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International Day of Zero Tolerance for Female Genital Mutilation
Remarks by Shane L. Dixon, Charge d'Affaires, a.i., U.S. Embassy
5 MINUTE READ
February 6, 2024

International Day of Zero Tolerance for Female Genital Mutilation


Chargé d’Affaires Shane L. Dixon’s Remarks on International Day of zero tolerance for Female Genital Mutilation

Tuesday, February 6, 2024

 

Good morning, distinguished guests, partners, and friends.

Today, we gather to mark the International Day of Zero Tolerance for Female Genital Mutilation (FGM), a practice that profoundly affects the lives of girls and women, not just in Somalia but around the world.

In Somalia, the prevalence of FGM is alarmingly high, with recent studies indicating nearly all girls and women between the ages of 15 and 49 have undergone this procedure, primarily between the ages of five and nine.  These statistics, while staggering, represent more than just numbers; they represent individual lives deeply impacted by a practice that offers no medical benefit and poses significant risks.

The consequences of FGM are severe and multifaceted.  Women and girls subjected to FGM face immediate risks of infection, hemorrhage, and even death.  Long-term implications include increased risk of birth complications, mental health disorders, and reduced opportunities for growth and development.  In a nation striving towards modern democracy, practices like FGM have no place.

It is heartening to see such passionate activism among us today.  I have had the pleasure of previously working with Dr. Nina Smart, who will address the group later in today’s session.  She is a highly respected activist who has dedicated her life to stopping FGM.  I also extend my deepest admiration to the civil society members in attendance, who are tirelessly working to propel Somali society forward in its crucial battle against FGM and other pivotal women’s issues. Your dedication is the bedrock of progress and change.  Please continue this vital work with the knowledge that your efforts are both recognized and deeply appreciated.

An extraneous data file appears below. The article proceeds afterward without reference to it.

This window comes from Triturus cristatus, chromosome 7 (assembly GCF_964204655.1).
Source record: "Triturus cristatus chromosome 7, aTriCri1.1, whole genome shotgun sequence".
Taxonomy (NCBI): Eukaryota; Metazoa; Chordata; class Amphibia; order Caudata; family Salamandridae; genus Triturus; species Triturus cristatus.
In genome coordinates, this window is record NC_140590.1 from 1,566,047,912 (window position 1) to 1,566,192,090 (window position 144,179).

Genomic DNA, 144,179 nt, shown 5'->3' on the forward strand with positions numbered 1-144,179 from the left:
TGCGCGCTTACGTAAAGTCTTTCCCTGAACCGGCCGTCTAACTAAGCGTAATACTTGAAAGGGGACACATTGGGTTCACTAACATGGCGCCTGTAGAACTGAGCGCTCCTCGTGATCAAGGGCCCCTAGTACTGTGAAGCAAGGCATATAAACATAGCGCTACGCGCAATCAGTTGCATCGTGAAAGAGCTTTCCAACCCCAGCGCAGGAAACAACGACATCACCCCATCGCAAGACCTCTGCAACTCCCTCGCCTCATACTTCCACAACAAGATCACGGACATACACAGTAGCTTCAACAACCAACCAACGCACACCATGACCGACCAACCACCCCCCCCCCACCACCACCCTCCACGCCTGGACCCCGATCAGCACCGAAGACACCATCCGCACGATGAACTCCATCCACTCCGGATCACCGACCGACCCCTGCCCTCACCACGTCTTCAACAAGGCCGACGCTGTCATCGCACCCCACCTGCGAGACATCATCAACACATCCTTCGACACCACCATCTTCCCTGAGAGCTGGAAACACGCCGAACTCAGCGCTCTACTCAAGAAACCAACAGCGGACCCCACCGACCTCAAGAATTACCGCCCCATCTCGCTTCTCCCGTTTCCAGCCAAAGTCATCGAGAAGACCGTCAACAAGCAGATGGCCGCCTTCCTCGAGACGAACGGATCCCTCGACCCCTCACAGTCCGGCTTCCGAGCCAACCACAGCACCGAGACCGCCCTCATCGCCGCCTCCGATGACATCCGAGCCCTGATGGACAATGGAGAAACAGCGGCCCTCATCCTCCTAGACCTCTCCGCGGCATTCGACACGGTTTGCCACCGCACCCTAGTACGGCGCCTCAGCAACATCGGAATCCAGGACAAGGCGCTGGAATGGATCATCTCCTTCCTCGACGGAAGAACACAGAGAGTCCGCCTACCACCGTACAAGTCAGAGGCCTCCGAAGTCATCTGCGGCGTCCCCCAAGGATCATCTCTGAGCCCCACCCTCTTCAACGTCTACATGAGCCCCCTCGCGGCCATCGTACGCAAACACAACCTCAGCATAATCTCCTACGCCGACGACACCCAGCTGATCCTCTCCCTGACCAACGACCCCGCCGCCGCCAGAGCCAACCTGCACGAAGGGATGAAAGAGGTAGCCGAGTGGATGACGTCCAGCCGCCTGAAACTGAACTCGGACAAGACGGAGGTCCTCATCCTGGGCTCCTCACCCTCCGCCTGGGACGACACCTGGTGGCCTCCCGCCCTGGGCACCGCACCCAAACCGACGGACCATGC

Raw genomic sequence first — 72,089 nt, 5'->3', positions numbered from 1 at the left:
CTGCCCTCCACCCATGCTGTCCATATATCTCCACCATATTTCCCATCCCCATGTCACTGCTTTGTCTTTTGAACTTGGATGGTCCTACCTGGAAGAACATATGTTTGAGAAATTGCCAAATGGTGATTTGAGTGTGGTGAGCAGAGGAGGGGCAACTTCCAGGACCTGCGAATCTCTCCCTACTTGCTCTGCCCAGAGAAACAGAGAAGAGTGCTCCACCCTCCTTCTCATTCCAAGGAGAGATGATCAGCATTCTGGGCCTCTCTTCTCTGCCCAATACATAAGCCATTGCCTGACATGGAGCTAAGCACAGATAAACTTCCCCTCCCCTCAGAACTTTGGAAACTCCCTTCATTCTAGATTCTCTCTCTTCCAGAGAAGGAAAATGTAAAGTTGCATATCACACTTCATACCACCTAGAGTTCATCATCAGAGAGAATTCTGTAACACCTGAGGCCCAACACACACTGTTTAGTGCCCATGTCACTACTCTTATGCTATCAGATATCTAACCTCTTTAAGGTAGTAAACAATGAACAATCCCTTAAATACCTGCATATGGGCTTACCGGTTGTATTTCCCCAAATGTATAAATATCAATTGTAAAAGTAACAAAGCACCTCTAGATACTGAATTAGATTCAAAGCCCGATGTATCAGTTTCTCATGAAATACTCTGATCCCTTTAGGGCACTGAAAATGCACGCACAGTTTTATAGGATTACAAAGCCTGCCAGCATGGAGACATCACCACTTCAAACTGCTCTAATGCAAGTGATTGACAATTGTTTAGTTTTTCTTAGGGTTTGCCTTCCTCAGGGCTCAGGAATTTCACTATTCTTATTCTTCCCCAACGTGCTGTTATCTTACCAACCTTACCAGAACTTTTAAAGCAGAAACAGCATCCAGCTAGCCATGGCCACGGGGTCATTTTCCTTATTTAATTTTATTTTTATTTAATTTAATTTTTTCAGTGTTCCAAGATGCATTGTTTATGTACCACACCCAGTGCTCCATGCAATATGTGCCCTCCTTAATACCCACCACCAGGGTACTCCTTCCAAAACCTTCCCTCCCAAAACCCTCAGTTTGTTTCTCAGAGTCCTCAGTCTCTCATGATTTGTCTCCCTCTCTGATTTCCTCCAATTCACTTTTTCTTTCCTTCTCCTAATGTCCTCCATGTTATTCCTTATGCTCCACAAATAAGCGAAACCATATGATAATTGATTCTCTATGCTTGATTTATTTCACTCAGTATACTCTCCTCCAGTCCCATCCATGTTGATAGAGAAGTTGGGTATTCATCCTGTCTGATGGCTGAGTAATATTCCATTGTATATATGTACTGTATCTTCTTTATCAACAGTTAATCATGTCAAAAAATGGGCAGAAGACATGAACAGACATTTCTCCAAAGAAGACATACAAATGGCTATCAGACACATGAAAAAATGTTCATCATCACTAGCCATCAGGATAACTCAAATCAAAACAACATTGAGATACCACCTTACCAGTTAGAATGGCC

I would like to pause here to recognize Her Excellency, the late Minister Khadija Dirie.  She dedicated her life to the just cause of advancing women’s rights.  Although we lost her too soon, she left a lasting legacy through the countless lives she improved.

I commend the United Nations Population Fund (UNFPA) and the United Nations Children’s Fund (UNICEF) for your work to end FGM in line with Sustainable Development Goal 5.  The U.S. government stands firmly in support of these efforts.  We are committed to working with the UN, local organizations, and the Somali government to address the root causes of FGM, including gender inequality, religious narratives, and limited educational and economic opportunities for girls and women.

The U.S. Embassy in Mogadishu actively supports initiatives that promote women’s rights, health, and education, understanding that these are critical steps toward ending FGM.  Through our partnerships, we aim to empower women and girls, provide access to education and health services, and support community-led dialogues to change the social norms that perpetuate FGM.

Additionally, we are committed to improving the lives and futures for women and children in Somalia across other key issues.  Through USAID, we recently launched a four-year, $2.7 million Maternal and Child Health Project which aims to support training and promote employment of 130 midwives, increasing women’s access to health services and ensuring safer conditions for mothers and their infants.  This work goes hand in hand with Ministries of Health and Women and Human Rights Development, who work tirelessly to bring solutions to the problems facing Somalia.

As we stand here today, let us reaffirm our collective commitment to ending Female Genital Mutilation.  Let us pledge to protect the rights, health, and futures of girls and women not just in Somalia, but everywhere.  Together, we can turn the tide against FGM and ensure that girls and women live in a world where their bodies are respected, their voices are heard, and their potential is unhindered.

Thank you.